Menudo & Gritz, the latest offering from Scott Martin’s Latin Soul Band is a multi-generational family affair, and the Martin family once again shows that they are marinated in soul and saturated with musical talent!
The recording knocked out marriage of Afro-Cuban and Detroit sounds. All three of the Martin brothers, Scott, Stan, and Andy honed their Latin rhythmic skills playing with master conguero Poncho Sanchez. Scott’s saxophones and flute contributed his own brand of fire to Poncho’s band for more than a dozen years, soloing on many of the Sanchez band’s most memorable discs like "Soul Sauce," "Afro-Cuban Fantasy," "Conga Blue," and "Soul of the Conga."
On Menudo & Gritz,Scott is joined by brothers Stan on trumpet and Andy playing trombone. Scott’s son Tyler adds a solid bottom throughout on baritone sax, and their father, Dave "Big Daddy" Martin pours on a little hot sauce of his own. Scott not only handles all the reeds, but also displays a good singing voice, sharing vocal duties with guitarist Rick White. Chris Barron keeps it all together employing well thought out piano and organ licks that run from solid soulful backing to the rhythmic chant of the Cuban Charanga style vamping.
The title cut, which features solos from all three Martin brothers, brings to mind those wonderful rocking sounds that another master conguero, Willie Bobo, gave us back in the 60s. This band easily projects that same Latin party feel that Bobo’s band made so popular all those decades ago. Multi-talented Scott adds his voice to such Motown standards as "Sunny" and "Just Don’t Want to be Lonely," as well as one of Ray Charles signature tunes, "Unchain My Heart." In fact, Scott Martin did serve some time with Brother Ray in Mr. Charles last years.
Scott displays a pleasant vocal style, with just a hint of a rasp in his pipes. Martin performs the soul standard and the Ray Charles numbers at a faster tempo then the originals, and with a strong Latin twist for a delightful listening experience. Some favorites from this recording include "Quarter Moon," a medium tempo selection that shows off Brother Andy’s liquid flowing trombone moves against Scott’s quick and responsive alto. Andy Martin is one of those rare geniuses that has overcome the awkwardness of his horn’s slide to play some licks the experts used to say could not even be done on a slide trombone.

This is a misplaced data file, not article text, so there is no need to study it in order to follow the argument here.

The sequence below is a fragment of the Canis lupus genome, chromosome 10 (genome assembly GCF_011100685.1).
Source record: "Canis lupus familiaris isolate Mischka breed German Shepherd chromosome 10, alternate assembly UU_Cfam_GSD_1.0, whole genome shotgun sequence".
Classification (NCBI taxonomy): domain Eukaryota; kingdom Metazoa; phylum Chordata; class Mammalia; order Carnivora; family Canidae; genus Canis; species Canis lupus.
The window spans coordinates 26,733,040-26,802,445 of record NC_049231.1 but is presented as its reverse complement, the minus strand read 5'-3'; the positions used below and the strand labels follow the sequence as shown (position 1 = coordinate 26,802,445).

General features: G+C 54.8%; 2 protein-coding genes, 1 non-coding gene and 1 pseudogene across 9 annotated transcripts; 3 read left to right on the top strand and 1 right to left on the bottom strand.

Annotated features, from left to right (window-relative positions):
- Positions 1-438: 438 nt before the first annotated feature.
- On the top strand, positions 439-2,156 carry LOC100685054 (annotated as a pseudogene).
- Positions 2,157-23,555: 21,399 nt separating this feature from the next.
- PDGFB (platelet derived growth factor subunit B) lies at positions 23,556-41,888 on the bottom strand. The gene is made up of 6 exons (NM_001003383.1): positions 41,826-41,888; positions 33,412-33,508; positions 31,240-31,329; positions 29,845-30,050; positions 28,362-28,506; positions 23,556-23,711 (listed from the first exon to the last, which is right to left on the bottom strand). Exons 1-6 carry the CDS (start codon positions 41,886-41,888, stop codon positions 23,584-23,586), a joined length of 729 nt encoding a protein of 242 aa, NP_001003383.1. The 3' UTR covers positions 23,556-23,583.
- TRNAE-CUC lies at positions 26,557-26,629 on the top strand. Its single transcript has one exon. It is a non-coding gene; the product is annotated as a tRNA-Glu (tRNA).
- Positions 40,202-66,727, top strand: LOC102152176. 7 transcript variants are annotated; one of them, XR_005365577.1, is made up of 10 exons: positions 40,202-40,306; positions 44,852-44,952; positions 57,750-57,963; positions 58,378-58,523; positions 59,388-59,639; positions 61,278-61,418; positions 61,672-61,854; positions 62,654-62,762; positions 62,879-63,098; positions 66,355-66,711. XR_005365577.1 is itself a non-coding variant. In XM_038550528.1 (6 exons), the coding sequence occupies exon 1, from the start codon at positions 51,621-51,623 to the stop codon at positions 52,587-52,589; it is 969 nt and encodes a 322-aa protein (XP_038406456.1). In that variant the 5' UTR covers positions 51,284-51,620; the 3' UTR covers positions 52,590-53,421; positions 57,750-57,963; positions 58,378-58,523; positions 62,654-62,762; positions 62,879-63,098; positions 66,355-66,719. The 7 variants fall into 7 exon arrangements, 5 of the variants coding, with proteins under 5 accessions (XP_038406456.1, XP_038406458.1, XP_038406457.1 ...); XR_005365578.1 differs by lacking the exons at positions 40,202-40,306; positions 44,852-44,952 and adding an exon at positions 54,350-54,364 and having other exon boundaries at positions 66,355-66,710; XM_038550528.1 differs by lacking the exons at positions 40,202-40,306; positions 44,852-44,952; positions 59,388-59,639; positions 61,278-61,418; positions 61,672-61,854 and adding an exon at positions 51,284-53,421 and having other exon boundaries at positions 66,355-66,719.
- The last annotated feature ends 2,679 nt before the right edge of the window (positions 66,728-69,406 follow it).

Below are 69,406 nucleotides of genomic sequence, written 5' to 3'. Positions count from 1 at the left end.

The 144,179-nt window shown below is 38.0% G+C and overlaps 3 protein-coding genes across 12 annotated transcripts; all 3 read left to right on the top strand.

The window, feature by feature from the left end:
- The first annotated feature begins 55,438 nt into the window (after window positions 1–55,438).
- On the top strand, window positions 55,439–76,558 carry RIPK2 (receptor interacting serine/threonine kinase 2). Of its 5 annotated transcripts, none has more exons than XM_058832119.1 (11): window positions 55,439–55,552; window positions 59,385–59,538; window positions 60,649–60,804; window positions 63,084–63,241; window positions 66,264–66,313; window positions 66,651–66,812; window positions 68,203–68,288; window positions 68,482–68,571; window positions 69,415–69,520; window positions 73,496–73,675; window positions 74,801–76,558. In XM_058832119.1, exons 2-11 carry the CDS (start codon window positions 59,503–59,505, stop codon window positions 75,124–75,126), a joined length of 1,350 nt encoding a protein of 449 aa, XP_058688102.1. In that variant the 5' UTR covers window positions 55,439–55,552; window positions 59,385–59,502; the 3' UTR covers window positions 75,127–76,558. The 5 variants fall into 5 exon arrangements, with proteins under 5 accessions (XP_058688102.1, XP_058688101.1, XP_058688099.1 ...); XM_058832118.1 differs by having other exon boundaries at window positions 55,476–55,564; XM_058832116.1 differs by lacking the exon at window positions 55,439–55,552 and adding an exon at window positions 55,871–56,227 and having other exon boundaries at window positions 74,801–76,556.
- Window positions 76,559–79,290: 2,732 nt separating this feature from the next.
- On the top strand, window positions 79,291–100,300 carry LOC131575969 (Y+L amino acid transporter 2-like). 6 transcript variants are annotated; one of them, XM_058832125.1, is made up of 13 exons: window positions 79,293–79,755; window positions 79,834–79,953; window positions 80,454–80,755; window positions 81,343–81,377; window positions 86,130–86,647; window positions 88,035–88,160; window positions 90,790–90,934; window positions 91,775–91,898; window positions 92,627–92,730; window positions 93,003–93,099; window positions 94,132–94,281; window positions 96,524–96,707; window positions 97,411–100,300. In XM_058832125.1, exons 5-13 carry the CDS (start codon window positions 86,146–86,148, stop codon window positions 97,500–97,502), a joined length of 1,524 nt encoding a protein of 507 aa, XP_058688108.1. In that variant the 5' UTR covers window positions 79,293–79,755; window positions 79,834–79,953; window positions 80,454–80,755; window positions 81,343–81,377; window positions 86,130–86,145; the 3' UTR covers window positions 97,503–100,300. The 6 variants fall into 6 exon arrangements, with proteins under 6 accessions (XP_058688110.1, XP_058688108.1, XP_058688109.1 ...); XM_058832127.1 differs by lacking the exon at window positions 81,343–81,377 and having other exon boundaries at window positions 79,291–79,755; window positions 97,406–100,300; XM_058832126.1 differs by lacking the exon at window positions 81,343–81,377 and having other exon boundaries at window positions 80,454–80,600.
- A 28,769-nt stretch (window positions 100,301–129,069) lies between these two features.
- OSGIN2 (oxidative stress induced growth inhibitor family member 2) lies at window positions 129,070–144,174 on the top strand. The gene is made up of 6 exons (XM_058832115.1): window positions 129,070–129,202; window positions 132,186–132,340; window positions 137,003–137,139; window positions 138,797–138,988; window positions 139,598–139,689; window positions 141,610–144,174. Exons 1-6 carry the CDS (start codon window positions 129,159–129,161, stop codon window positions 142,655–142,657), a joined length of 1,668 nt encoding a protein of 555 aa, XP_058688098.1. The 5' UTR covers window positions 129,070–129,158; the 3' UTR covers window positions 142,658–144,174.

Scott composed half of the songs here in, and while he plays predominantly alto sax on this disc, he has a few very tasty offerings on tenor, soprano sax and flute as well. One of Martin’s composition, "Funky Flute," provides another of the highlights of this album. Beginning as a duet line with guitarist Rick White, Martin demonstrates his remarkable ability across all three of the flute’s registers, even talking some trash into the instrument for that lovely rough tonal effect reminiscent of Rahsaan Roland Kirk. Martin’s flute soars over the frantic backing of Chris Barron’s Hammond organ and Rick White’s fine guitar work, driven by solid cowbell raps on the first and third beats. The song concludes with a heavy bass riff from Rene Camacho weaving the backdrop for Alfred Ortiz’ bongos. "Stuff," another fine bluesy boogaloo with White’s guitar over a strong, open-voice ensemble riff, includes a trumpet solo from the senior Martin, Dave the "Big Daddy." Dave Martin also shows his stuff on the discs final cut, "Watusi Boogaloo."
Every tune on this fine disc is guaranteed to get your body swaying, your feet moving, and your mind floating off to the land of azure seas, coconut palms, fragrant cigars and smoldering dark-eyed women. The only disappointment here is that the music on this disc has to end! Every cut is so unique and so right-on-the-mark that one feels let down when the last track finishes, wanting the music to go on forever.